In contrast with earlier synods where discussion of some relevant and important issues was forbidden, the Instrumentum Laboris of this synod conveys a readiness to grapple with any discipline or doctrine that seems to be impeding the mission.
The synod proposals do not affect any credal doctrine, but they envision adaptations of some long-standing traditions to accommodate the variations in cultures, social conventions, and ways of life.
They promote a more adaptable way of being missionary than has been customary in the past. In a church that calls itself “Catholic” this should not cause alarm. Christ’s instructions to his disciples can be followed in any age or environment; but this demands a readiness to adapt.
The Council of Trent had the courage to make remarkable changes in its time, legislating very effectively to meet the situation it faced. Doctrines and practices were being widely challenged and Europe was awash with priests, many of whom were very badly educated.
The Church today faces the same problem but the situation is reversed. We have an existential scarcity of priests and thousands of highly educated men and women among the faithful. Unfortunately, the legacy of Trent tends to be treated as irreformable, if not infallible.
Thus, rigidity has made an incongruity of Catholicism: a priestly people who are short of priests!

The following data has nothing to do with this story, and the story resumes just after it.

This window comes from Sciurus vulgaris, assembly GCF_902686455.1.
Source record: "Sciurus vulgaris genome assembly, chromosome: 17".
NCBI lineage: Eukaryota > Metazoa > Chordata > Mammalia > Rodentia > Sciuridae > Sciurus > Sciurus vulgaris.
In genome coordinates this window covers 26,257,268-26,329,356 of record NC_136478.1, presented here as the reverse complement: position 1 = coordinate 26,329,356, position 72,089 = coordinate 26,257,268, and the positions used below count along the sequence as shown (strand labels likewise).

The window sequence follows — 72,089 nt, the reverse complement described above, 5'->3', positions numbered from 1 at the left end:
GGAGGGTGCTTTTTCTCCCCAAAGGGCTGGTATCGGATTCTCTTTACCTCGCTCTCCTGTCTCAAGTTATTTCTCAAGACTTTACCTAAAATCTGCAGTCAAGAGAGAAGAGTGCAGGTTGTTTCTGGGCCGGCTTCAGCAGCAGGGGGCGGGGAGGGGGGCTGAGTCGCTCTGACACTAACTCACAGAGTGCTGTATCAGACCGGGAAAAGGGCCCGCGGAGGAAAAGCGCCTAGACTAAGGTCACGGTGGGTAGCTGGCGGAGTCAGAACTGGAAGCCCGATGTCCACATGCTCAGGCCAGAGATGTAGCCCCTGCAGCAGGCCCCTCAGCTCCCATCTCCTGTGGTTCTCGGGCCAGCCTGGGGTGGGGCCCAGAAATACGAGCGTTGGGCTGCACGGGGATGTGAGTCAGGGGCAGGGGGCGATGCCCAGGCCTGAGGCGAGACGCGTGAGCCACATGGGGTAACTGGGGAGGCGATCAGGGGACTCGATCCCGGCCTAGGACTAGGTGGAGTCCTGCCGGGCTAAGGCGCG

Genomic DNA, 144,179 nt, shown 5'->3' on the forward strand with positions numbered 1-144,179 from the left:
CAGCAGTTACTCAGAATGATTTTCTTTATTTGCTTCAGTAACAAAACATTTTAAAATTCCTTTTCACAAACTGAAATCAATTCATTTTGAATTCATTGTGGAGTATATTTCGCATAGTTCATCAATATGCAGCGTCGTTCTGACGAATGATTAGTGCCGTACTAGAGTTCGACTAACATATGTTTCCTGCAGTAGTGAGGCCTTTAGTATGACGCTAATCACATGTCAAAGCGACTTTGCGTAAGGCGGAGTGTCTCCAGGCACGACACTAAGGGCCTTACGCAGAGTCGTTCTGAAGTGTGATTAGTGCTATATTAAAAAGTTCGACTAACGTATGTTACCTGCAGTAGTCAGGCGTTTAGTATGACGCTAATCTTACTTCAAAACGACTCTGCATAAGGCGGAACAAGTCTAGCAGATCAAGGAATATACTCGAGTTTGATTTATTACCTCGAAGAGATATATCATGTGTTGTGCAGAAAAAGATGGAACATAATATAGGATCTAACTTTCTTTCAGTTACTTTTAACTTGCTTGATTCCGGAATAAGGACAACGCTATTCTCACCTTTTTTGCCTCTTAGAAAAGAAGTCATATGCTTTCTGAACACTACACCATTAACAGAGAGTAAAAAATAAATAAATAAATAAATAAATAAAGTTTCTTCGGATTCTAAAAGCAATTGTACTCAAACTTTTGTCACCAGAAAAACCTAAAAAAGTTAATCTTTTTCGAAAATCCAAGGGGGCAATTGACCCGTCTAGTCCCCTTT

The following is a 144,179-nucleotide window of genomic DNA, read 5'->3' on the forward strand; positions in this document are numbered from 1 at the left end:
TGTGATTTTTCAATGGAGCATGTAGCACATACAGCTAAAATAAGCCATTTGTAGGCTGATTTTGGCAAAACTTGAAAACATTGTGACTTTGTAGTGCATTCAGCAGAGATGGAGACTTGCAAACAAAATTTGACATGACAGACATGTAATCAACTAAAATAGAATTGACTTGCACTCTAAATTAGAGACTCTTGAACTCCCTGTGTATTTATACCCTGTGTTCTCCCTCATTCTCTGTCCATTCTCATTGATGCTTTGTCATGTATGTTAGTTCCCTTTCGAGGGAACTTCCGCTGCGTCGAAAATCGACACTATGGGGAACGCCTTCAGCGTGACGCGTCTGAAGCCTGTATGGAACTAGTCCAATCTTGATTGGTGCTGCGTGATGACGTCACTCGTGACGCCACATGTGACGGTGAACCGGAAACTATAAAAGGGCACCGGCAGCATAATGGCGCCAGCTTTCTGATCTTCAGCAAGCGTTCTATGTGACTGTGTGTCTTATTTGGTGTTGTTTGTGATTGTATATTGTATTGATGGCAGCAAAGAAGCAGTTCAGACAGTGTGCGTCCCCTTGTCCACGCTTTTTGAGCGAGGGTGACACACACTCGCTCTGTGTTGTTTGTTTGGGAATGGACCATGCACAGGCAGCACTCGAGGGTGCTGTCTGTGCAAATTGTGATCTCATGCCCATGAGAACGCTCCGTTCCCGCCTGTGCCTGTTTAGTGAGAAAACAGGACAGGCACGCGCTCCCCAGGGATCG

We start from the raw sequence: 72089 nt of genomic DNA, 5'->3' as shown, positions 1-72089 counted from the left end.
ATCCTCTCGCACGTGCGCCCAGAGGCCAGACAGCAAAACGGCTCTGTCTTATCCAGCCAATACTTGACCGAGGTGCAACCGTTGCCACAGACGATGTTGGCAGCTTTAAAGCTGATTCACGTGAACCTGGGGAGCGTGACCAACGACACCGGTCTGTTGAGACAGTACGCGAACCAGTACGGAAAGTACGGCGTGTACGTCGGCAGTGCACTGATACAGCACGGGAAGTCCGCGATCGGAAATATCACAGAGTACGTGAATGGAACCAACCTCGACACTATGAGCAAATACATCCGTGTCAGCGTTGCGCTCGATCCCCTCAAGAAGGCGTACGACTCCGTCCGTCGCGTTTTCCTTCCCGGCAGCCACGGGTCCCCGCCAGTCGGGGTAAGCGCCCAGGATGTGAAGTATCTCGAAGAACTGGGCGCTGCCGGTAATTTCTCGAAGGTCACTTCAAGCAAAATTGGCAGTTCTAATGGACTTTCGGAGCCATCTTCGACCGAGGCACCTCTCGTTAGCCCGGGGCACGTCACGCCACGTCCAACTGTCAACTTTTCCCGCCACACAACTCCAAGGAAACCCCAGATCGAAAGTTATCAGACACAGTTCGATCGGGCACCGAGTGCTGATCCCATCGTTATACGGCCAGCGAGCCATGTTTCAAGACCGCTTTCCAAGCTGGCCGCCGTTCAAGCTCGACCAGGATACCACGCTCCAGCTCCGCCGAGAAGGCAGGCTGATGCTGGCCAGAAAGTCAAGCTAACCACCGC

The Instrumentum Laboris is not lacking in courage. In addition to the reopening of discussion of the ordination of married men (which has dominated media coverage), it rejects the “monocultural, clericalist and colonial tradition that imposes itself”. In §106 it lays down the challenge:
“The new paths for pastoral ministry in the Amazon require ‘relaunching with fidelity and audacity’ the mission of the Church (DAp. 11) in the territory and deepening the ‘process of inculturation’ (EG 126) and inter-culturality (cf. LS 63, 143, 146). This demands ‘brave’ proposals of the Church in the Amazon, which in turn presupposes courage and passion, as Pope Francis asks of us. Evangelization in the Amazon is a set of tests for the Church and for society”.
The new pathways to be explored by the Church in the area could give appropriate priority to the basic mandates. There are several “brave” proposals among them:
There are, of course, many more suggestions for discussion. Some of the proposed adaptations would allow members of the faithful to lend their talents to mission in new and exciting ways.
If they are approved for the Amazon region and prove successful there, pressure to adopt and adapt them elsewhere will follow. The last sentence of §106 quoted above anticipates this.
This would inevitably impact on the power and status of existing ordained priests and make it harder for the Curia to exercise its current level of micro-control.
In summary, the Instrumentum Laboris recognizes that making disciples demands greater respect for the ecology than until now, and particularly for peripheral cultures, and a readiness to adapt traditions to better accomplish the mandates.
The need for adaptations will call for clear discernment of what is essential to the faith and what is venerable only for its age, familiarity or comfort. It is a moment of great opportunity for the Church. Can the Synod deliver?
Dr John O’Loughlin Kennedy is a retired economist and serial social entrepreneur. In 1968, he and his wife, Kay, founded the international relief and development organization CONCERN WORLDWIDE, which now employs about 3,800 indigenous personnel on development work in 28 of the world’s poorest countries.